In College Insurrection, I recently covered a story showing that North Dakota universities were about the only higher education institutions in the country expecting increased funding.  These revenues are courtesy of the state’s recent oil boom.

This is one example of how oil shale may prove to be more valuable to this country than trillion dollar coins.  Both foreign and national firms are poised to invest in developing this natural resource, according to a report in The UK Telegraph:

Royal Dutch Shell is planning an ethane plant in the once-decaying steel valley of Beaver County, near Pittsburg. Dow Chemical is shutting operations in Belgium, Holland, Spain, the UK, and Japan, but pouring money into a propylene venture in Texas where natural gas prices are a fraction of world levels and likely to remain so for the life-cycle of Dow’s investments.

Some fifty new projects have been unveiled in the US petrochemical industry. A $30bn investment blitz in underway in ethelyne and fertilizer plants alone.

A study by the American Chemistry Council said the shale gas bonanza has reversed the fortunes of the chemical, plastics, aluminum, iron and steel, rubber, coated metals, and glass industries. “This was virtually unthinkable five years ago,” said the body’s president, Cal Dooley.

The British publication indicated that projections show America will become the world’s biggest producer in 2014 and approach “energy independence” before the end of the decade. In fact, oil shale development has essentially made the US self-sufficient in gas almost overnight.

As an extra bonus, there will be real numbers in the “jobs created” category in future employment reports.  In a Wall Street Journal interview, Chief Executive Peter Voser had this to say:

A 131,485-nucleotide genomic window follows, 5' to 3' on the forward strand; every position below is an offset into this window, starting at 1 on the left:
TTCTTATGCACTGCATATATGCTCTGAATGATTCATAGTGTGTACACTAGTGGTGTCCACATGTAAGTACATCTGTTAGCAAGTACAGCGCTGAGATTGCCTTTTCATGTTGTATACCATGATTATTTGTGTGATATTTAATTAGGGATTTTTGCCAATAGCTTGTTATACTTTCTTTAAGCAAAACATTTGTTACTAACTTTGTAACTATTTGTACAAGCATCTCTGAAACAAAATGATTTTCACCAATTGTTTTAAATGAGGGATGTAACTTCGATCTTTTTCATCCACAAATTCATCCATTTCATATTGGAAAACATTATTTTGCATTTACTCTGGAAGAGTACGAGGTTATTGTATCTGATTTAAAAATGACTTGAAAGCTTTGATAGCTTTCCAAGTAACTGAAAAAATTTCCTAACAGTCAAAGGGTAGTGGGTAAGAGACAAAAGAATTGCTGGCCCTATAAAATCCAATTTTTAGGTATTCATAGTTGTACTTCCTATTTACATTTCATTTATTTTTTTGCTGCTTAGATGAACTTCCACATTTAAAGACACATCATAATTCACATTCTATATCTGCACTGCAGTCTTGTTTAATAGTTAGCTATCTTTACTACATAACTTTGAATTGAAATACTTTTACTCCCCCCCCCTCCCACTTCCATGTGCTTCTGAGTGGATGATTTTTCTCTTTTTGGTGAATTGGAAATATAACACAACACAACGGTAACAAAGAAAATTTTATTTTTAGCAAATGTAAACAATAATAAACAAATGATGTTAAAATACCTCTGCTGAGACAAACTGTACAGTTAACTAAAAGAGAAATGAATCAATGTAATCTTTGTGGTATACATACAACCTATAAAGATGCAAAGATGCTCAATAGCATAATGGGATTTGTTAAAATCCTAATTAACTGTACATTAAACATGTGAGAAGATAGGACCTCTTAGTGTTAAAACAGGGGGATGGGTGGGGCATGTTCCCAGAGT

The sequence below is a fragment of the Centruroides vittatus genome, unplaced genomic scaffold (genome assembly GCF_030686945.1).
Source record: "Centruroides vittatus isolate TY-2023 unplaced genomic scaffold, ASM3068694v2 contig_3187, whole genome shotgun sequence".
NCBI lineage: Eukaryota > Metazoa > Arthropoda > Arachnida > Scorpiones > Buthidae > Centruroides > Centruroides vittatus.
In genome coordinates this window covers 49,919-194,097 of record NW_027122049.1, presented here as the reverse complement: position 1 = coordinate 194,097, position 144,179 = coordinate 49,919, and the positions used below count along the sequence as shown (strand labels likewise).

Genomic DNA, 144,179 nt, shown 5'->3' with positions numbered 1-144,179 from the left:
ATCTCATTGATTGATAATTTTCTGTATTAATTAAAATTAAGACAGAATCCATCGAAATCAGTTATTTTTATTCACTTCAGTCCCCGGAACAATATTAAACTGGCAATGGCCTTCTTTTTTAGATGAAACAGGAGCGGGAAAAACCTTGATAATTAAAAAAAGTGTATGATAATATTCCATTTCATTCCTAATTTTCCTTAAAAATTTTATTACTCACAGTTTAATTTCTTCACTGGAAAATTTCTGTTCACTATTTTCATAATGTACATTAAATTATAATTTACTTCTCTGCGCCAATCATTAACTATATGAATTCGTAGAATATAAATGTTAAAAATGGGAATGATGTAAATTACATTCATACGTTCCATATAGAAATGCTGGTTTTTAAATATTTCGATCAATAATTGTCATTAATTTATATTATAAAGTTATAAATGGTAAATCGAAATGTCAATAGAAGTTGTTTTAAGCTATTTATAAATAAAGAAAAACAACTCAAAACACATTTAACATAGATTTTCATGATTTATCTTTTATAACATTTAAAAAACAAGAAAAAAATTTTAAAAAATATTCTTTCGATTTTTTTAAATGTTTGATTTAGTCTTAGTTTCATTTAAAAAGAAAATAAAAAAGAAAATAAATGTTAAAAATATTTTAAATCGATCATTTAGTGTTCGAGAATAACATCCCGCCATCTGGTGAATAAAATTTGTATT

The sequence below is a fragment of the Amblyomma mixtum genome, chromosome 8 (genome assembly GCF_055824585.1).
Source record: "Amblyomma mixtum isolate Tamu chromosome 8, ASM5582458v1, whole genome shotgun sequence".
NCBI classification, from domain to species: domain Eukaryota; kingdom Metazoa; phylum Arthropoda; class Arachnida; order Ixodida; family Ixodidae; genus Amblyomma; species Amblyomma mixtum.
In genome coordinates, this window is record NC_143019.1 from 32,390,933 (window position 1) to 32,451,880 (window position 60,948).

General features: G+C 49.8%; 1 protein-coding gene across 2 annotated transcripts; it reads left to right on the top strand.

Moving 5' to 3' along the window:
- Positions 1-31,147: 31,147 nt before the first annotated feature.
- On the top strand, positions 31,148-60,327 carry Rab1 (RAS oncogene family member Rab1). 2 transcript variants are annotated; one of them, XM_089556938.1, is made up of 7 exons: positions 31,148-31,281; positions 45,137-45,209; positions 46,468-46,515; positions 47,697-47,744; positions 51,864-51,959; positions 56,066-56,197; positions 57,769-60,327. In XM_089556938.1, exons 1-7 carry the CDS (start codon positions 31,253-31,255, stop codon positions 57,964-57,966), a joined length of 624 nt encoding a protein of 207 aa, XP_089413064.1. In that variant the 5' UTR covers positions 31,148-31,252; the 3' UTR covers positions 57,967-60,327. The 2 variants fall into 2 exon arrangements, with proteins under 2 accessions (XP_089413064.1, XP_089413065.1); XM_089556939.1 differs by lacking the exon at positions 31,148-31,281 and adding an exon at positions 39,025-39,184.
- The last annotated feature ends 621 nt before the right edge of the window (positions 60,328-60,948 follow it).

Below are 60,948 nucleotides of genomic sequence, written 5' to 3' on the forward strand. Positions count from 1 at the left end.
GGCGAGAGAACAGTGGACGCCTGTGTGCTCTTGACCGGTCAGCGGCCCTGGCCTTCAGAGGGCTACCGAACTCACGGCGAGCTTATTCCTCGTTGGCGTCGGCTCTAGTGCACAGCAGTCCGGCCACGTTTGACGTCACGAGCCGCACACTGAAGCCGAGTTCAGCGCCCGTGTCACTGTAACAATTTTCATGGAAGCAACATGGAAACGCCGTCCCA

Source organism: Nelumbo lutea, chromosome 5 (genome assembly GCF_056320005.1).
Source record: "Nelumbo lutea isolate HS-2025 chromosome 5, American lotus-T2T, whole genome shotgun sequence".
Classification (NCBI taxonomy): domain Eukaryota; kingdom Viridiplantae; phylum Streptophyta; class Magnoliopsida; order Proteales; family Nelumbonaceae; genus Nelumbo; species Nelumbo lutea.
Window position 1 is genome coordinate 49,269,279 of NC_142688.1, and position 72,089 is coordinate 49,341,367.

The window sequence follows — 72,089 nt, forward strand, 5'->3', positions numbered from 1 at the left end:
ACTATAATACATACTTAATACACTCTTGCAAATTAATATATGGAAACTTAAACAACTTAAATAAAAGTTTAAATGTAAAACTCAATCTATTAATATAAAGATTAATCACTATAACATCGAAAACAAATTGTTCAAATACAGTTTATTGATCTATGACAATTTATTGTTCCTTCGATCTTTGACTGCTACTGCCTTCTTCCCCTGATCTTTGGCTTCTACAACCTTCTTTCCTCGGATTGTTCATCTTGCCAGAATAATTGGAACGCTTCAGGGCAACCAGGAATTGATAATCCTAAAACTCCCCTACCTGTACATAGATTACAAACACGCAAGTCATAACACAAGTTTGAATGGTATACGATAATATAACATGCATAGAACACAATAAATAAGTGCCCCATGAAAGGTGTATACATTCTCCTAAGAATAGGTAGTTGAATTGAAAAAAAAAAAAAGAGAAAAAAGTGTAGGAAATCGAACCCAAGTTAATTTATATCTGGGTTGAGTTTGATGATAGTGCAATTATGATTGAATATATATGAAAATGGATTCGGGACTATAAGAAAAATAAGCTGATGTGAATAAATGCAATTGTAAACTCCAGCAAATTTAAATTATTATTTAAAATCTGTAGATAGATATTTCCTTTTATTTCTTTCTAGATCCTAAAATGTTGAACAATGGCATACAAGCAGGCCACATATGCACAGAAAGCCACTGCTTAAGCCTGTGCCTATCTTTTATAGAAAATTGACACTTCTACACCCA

Natural gas is a cheap, advantaged feedstock, which can be used for the industrialization of the U.S. again. It can bring manufacturing and petrochemical industries back, and that is where the jobs are. I would find it peculiar if the U.S. [does] not grab this opportunity.

But “peculiar” is a word that adeptly describes many Obama Administration policies, especially as they pertain to energy development.  Despite the fact that natural gas development is a big reason the U.S. led  the world in reducing carbon admissions, the process that extracts it (i.e., “fracking’) is demonized by environmental extremists and the progressive media.  And, as Lorraine Yapps Cohen observes in The Examiner:

What are the chances the U.S. will grab this opportunity? Obama’s record on grabbing opportunity in hydrocarbon-based energy is drab indeed. The administration prohibits domestic production wherever it can. Look at the Keystone Pipeline, the disapproval of which prevented transport of oil into America and thereby squashing energy independence.

It is my opinion that instead of getting entirely caught-up in the upcoming debt ceiling drama, we focus on ensuring Congress doesn’t regulate the boom into a bust (or allow Obama to enact a crushing Executive Order). How truly liberating it would be to free ourselves from Middle East oil and green energy self-righteousness.

 
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